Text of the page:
"It's later than you think!" says the wise man. So how does one survive as a Christian in a society that is in a state of advanced moral and spiritual decay? The season of Septuagesima, which we begin today in preparation for Lent, says to us, "Get sober! It's time to 'think upon these things' with St. Paul. It's time to abandon the broad road that leads to destruction and find the narrow way that leads to life."
The "narrow way" begins with Jesus Christ, Who is the door by which we must enter: "Amen, amen, I say to you, I am the door of the sheep. All whoever have come are thieves and robbers; but the sheep have not heard them. I am the door. If anyone enter by me he shall be safe, and shall go in and out, and shall find pastures" (Jn.10:7-9). Faith in Jesus Christ, the "door of the sheep," is the absolute and necessary beginning of salvation.
In the second place, we must choose to remain with Him, or abide in Him: "Abide in Me, and I in you. As the branch cannot bear fruit of itself unless it remain on the vine, so neither can you unless you abide in Me. I am the vine, you are the branches. He who abides in Me, and I in him, he bears much fruit; for without Me you can do nothing. If anyone does not abide in Me, he shall be cast outside as the branch and wither; and they shall gather them up and cast them into the fire, and they shall burn" (Jn.15:4-6).
In the third place, we must be obedient to His commands: "As the Father has loved me, I also have loved you. Abide in my love. If you keep my commandments you will abide in my love, as I also have kept my Father's commandments, and abide in his love. These things I have spoken to you that my joy may be in you, and that your joy may be full" (Jn.15:9-11).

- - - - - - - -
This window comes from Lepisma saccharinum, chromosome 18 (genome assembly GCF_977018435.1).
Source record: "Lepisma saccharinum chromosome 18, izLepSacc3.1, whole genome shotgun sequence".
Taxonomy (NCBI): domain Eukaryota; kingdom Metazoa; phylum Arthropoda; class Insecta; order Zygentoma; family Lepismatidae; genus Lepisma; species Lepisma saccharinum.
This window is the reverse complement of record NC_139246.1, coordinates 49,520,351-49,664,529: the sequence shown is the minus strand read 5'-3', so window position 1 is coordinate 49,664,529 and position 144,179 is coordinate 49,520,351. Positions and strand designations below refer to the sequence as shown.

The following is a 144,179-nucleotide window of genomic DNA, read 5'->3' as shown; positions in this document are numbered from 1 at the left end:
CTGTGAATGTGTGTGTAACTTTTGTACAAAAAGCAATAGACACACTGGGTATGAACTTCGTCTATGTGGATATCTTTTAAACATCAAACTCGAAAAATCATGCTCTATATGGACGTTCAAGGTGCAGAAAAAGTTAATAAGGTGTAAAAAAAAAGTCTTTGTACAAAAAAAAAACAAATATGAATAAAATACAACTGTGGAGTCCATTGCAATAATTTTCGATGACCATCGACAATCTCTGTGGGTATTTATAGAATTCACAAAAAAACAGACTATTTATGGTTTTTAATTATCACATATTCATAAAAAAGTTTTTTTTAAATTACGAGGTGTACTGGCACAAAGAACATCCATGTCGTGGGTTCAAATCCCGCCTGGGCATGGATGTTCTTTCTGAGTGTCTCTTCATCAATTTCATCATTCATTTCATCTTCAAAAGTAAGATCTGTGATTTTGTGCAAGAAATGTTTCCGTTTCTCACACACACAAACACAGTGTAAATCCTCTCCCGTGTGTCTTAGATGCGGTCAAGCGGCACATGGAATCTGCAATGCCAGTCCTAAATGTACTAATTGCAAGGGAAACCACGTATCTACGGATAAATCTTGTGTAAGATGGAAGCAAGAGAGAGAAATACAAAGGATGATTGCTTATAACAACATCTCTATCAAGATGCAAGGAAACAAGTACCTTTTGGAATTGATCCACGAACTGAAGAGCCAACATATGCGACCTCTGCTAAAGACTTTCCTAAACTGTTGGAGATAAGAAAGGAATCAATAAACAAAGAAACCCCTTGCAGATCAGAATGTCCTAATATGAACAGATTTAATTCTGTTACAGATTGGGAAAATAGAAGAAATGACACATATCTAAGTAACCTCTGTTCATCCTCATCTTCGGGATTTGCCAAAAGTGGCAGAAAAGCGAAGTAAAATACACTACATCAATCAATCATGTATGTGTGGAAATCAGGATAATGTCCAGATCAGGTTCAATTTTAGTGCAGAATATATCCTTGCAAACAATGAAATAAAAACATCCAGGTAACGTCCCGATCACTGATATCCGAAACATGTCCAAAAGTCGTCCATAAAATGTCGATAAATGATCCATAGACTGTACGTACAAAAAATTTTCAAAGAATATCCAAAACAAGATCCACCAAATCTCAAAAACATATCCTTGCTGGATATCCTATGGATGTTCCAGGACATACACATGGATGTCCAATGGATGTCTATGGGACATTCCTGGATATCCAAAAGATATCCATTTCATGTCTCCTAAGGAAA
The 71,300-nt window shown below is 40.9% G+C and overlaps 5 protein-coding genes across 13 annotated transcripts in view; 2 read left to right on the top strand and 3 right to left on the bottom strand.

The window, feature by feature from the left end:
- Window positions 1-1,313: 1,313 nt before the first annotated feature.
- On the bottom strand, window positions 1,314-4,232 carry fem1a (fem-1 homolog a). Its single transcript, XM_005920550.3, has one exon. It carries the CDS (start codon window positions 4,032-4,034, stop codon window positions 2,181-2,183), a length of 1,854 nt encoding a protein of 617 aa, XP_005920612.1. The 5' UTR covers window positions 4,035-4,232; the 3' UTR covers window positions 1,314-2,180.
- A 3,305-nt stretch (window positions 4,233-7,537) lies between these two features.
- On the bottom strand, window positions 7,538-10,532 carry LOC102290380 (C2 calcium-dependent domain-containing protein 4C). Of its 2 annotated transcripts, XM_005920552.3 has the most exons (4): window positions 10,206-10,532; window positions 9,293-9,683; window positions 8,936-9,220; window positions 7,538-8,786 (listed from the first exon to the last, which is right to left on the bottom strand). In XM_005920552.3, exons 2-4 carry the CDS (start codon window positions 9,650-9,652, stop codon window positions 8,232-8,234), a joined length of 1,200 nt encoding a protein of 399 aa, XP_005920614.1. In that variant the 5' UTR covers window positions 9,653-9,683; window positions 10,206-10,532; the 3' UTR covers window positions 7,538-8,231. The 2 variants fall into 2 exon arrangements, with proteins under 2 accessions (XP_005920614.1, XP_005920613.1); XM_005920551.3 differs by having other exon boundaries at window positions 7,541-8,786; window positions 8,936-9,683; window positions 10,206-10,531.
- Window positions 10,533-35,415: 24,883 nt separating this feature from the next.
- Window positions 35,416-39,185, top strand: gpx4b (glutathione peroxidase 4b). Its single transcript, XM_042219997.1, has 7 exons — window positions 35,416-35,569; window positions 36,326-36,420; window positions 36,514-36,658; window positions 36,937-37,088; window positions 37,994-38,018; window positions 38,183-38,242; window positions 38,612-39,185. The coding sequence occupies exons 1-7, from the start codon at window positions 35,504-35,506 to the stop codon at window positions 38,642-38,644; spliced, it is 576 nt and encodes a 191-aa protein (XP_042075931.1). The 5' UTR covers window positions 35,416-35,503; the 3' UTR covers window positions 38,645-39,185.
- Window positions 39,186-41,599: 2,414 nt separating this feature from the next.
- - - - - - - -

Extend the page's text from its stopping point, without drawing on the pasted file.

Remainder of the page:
The spiritual life begins and ends with Jesus Christ: "'I am the Alpha and the Omega, the beginning and the end,' says the Lord God, Who is and Who was and Who is coming, the Almighty" (Apoc.1:8). Jesus is our way out of Sodom and Gomorrah, our ticket to the Kingdom of God. Get your ticket now! Enter by faith through the Door, Jesus Christ!
The Christian life is not simply a matter of "do's" and "don'ts". One must "think upon these things," the things of God, prayerfully. Those who are serious about escaping the fire and the brimstone will sacrifice some of their time spent in more trivial pursuits to spend time with Jesus, listening to Him, speaking with Him in prayer, contemplating His life and teachings in the Gospels. Get away from the TV. Take up your Bible, sit down, and begin the most exciting adventure of your life by pondering the Gospels. Escape from Sodom and Gomorrah!
This easy way of prayer was taught and practiced in the earlier ages of the Church, especially by the monks, who called it lectio divina. Anyone who can read can practice this "meditated reading" of the Scriptures, especially the Gospels, for beginners. Call upon the Holy Ghost before you start. Read a little and pause a while for it to sink in, then read a little further, always ready to pause if the Lord seems to be speaking, although without words. The Rosary, especially the Scriptural Rosary, may be prayed in this way also. Pause to think of the mysteries. Get to know the Lord, your "Door" to eternal life!
St. Paul says: "Let the word of Christ dwell in you abundantly: in all wisdom teach and admonish one another by psalms, hymns and spiritual songs, singing in your hearts to God by His grace. Whatever you do in word or in work, do all in the name of the Lord Jesus, giving thanks to God the Father through Him" (Col.3:16,17).
St. Bernard of Clairvaux speaks to those who have entered upon the narrow way to eternal life through Jesus Christ, the Door:
Jesus, the very thought of Thee,
With sweetness fills my breast;
But sweeter far Thy face to see
And in Thy presence rest.
But what to those who find? Ah, this,
Nor tongue nor pen can show-
The love of Jesus, what it is,
None but His loved ones know.
For the Proper of Today's Holy Mass - Missa "Circumdederunt me", see Septuagesima Sunday
February 8, 2004
vol 15, no. 39
"Qui legit, intelligat"
Father Louis Campbell's Sunday Sermons